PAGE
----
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86-95 Trucks & 4Runners 2nd/3rd gen pickups, and 1st/2nd gen 4Runners with IFS

Could problem be anything but cracked head?

Old 01-22-2019, 11:26 AM
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Originally Posted by akwheeler View Post
For me the bottom line comes down to "are you loosing coolant"? If I suspect a head gasket leak I perform a cooling system pressure test and see if I am loosing pressure over time and how fast the pressure drops.
Then I start looking for where the coolant went. Pull the spark plugs and roll the engine over by hand and see if coolant comes out of one or more cylinders.
If it holds pressure and you don't seem to be loosing coolant keep in mind that antifreeze doesn't evaporate like water and after your first head gasket blew there would be coolant in the exhaust that will take quite a while to burn off.
From what I can tell the coolant level is not going down .if it is it is not detectable in the ~50 minutes that the vehicle has run in my driveway.

I had all the plugs removed when i did a compression test. Nothing blew out of the holes when I turned the engine over.

I poured the water out of the exhaust before reinstallation. Thank you for the suggestion but I don't think that is it.

Is it possible the steam and bog/stumble are unrelated? They seem to be directly correlated to me .

I think I should perform a block test, leak down test and coolant pressure test next. If anyone has any input about which test I should prioritize that would be helpful .

Thank you .

Last edited by etharfurning_pdx; 01-22-2019 at 11:28 AM.
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Old 01-22-2019, 11:40 AM
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A block test will only tell you if you have combustion gasses in the cooling system. so it will not help with an intake leak or some cracks in cylinder heads.
A cooling system pressure test (to me) is better because it allows you to zero in on where the leak is or may be.
A leak down test is more for determining if you have a burnt/bent valve or leaking piston rings (finding where you are loosing compression).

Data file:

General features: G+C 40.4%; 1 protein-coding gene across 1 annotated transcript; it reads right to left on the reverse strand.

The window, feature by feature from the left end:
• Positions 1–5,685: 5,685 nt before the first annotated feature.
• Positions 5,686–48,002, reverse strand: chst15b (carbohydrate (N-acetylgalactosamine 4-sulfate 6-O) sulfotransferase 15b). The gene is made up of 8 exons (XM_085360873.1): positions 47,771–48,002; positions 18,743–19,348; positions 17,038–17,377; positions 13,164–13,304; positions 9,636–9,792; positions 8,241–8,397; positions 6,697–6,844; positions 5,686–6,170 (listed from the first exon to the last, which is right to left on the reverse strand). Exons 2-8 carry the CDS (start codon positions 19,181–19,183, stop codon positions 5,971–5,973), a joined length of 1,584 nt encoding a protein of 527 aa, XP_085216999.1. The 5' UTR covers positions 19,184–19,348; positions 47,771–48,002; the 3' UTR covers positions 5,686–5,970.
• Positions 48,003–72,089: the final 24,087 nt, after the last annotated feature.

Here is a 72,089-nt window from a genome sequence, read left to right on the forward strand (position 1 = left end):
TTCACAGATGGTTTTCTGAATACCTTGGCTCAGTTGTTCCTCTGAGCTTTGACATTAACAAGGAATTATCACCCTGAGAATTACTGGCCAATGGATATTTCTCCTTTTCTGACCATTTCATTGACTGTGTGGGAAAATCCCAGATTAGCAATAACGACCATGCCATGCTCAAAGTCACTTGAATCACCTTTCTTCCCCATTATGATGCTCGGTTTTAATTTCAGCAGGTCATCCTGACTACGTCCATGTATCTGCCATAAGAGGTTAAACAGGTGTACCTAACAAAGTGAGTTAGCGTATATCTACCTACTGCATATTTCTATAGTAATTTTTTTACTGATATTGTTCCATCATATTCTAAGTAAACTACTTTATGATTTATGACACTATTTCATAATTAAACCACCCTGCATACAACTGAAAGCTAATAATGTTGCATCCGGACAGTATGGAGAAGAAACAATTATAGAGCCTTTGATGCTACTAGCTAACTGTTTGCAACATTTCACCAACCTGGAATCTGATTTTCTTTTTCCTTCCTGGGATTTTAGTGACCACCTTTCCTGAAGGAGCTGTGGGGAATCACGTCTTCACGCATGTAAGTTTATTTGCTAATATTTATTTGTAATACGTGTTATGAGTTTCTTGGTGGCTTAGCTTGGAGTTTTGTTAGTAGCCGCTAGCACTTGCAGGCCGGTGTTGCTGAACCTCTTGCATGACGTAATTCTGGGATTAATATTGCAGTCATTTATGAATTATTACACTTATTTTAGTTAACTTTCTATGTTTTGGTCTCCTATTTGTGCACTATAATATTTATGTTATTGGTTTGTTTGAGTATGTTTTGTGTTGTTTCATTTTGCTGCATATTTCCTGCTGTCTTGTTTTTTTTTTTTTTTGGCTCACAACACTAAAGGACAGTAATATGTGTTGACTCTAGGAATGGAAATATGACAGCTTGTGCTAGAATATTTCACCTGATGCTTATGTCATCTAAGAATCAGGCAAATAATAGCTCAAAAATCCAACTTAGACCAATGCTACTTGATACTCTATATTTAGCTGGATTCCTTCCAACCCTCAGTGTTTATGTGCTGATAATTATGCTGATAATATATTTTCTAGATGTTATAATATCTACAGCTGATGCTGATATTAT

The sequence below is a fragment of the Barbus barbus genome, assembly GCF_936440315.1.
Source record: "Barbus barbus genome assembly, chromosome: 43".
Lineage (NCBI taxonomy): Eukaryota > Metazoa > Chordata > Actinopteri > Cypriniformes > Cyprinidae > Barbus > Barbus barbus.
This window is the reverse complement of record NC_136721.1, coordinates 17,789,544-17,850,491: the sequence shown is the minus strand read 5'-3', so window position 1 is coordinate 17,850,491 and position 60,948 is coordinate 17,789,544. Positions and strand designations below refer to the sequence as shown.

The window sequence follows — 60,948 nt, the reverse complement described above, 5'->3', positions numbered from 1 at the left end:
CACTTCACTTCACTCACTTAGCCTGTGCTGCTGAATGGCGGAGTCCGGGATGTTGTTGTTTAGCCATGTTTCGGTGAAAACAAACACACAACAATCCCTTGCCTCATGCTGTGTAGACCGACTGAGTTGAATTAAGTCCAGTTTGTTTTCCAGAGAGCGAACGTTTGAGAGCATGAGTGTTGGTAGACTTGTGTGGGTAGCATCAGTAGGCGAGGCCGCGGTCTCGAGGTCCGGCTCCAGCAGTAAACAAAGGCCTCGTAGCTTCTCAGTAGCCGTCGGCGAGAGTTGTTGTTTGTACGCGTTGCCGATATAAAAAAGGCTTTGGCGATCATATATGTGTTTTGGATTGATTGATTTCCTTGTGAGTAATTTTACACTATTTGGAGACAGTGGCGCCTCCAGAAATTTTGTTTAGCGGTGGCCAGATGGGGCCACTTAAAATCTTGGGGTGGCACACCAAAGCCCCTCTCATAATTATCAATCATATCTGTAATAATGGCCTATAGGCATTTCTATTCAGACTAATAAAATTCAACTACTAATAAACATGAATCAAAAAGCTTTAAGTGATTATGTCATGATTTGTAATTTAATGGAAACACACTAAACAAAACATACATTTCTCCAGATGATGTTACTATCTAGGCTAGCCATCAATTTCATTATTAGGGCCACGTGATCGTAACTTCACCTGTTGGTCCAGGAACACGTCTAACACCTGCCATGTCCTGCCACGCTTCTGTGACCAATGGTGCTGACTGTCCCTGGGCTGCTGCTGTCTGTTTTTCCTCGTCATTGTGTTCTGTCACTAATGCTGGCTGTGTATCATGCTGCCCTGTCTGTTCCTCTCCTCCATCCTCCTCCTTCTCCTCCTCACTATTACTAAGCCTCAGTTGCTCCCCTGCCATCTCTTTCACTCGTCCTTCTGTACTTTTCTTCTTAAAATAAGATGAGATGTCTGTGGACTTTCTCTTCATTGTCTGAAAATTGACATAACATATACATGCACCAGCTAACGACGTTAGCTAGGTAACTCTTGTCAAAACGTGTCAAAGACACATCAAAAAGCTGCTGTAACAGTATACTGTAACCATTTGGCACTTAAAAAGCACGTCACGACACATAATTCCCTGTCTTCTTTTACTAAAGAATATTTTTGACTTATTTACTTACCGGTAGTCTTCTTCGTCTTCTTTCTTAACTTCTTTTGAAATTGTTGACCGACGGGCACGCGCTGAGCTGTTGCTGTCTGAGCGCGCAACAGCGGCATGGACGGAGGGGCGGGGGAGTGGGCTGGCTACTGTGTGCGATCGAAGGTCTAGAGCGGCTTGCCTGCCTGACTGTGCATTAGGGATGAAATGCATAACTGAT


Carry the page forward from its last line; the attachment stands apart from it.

A coolant leak into the intake or cylinder itself will definitely cause problems with running, but often it will be a bad misfire, sluggish operation would point more to an intake leak to all cylinders or like stated before the timing being off or a vacuum leak, fuel starvation etc.
good luck and let us know what you come up with
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Old 01-22-2019, 03:59 PM
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To me it sounds like your mechanical or ignition timing are off. If you're not loosing coolant than the head gasket is not leaking. Improper combustion can cause steaming. The fuel contains water and will turn into steam during the combustion process. Double check the mechanical timing (crank to cam alignment) Once that is 100% then verify the distributor and rotor position. I myself have put the distributor in one tooth off, it is easy to do. For fun you can move the distributor one tooth forward than one tooth back and see what difference it makes. Its free just try it!
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Old 01-22-2019, 05:13 PM
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Originally Posted by superex87 View Post
To me it sounds like your mechanical or ignition timing are off. If you're not loosing coolant than the head gasket is not leaking. Improper combustion can cause steaming. The fuel contains water and will turn into steam during the combustion process. Double check the mechanical timing (crank to cam alignment) Once that is 100% then verify the distributor and rotor position. I myself have put the distributor in one tooth off, it is easy to do. For fun you can move the distributor one tooth forward than one tooth back and see what difference it makes. Its free just try it!